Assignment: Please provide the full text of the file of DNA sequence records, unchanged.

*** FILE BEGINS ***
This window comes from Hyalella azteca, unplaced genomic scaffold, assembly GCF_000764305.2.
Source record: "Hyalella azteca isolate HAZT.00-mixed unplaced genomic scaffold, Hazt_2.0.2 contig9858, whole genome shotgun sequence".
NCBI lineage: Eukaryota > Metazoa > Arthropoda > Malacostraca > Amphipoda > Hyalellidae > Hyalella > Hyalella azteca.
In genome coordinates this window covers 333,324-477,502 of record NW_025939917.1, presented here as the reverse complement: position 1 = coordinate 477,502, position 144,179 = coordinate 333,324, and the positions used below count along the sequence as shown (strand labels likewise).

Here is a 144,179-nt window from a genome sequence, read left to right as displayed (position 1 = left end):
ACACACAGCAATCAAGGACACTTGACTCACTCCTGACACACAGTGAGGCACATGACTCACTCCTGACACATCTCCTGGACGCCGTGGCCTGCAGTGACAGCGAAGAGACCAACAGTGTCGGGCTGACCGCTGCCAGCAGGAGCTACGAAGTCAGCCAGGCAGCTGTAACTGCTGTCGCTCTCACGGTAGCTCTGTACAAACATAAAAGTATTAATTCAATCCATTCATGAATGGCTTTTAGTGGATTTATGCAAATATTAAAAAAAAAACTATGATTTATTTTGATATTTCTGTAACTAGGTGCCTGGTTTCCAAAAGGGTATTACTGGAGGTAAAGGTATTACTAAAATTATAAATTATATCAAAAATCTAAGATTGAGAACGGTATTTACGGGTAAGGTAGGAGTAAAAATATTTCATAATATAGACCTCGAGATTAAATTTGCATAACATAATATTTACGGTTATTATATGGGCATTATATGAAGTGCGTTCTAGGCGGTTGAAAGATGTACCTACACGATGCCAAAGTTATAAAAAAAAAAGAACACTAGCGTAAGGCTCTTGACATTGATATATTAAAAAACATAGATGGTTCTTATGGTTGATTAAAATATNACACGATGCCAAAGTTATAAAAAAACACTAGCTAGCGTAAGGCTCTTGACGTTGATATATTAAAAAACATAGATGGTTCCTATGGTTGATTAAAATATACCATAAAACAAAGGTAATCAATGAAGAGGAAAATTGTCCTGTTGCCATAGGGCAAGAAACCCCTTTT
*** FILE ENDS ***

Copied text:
This window comes from Hyalella azteca, unplaced genomic scaffold, assembly GCF_000764305.2.
Source record: "Hyalella azteca isolate HAZT.00-mixed unplaced genomic scaffold, Hazt_2.0.2 contig9858, whole genome shotgun sequence".
NCBI lineage: Eukaryota > Metazoa > Arthropoda > Malacostraca > Amphipoda > Hyalellidae > Hyalella > Hyalella azteca.
In genome coordinates this window covers 333,324-477,502 of record NW_025939917.1, presented here as the reverse complement: position 1 = coordinate 477,502, position 144,179 = coordinate 333,324, and the positions used below count along the sequence as shown (strand labels likewise).

Here is a 144,179-nt window from a genome sequence, read left to right as displayed (position 1 = left end):
ACACACAGCAATCAAGGACACTTGACTCACTCCTGACACACAGTGAGGCACATGACTCACTCCTGACACATCTCCTGGACGCCGTGGCCTGCAGTGACAGCGAAGAGACCAACAGTGTCGGGCTGACCGCTGCCAGCAGGAGCTACGAAGTCAGCCAGGCAGCTGTAACTGCTGTCGCTCTCACGGTAGCTCTGTACAAACATAAAAGTATTAATTCAATCCATTCATGAATGGCTTTTAGTGGATTTATGCAAATATTAAAAAAAAAACTATGATTTATTTTGATATTTCTGTAACTAGGTGCCTGGTTTCCAAAAGGGTATTACTGGAGGTAAAGGTATTACTAAAATTATAAATTATATCAAAAATCTAAGATTGAGAACGGTATTTACGGGTAAGGTAGGAGTAAAAATATTTCATAATATAGACCTCGAGATTAAATTTGCATAACATAATATTTACGGTTATTATATGGGCATTATATGAAGTGCGTTCTAGGCGGTTGAAAGATGTACCTACACGATGCCAAAGTTATAAAAAAAAAAGAACACTAGCGTAAGGCTCTTGACATTGATATATTAAAAAACATAGATGGTTCTTATGGTTGATTAAAATATNACACGATGCCAAAGTTATAAAAAAACACTAGCTAGCGTAAGGCTCTTGACGTTGATATATTAAAAAACATAGATGGTTCCTATGGTTGATTAAAATATACCATAAAACAAAGGTAATCAATGAAGAGGAAAATTGTCCTGTTGCCATAGGGCAAGAAACCCCTTTT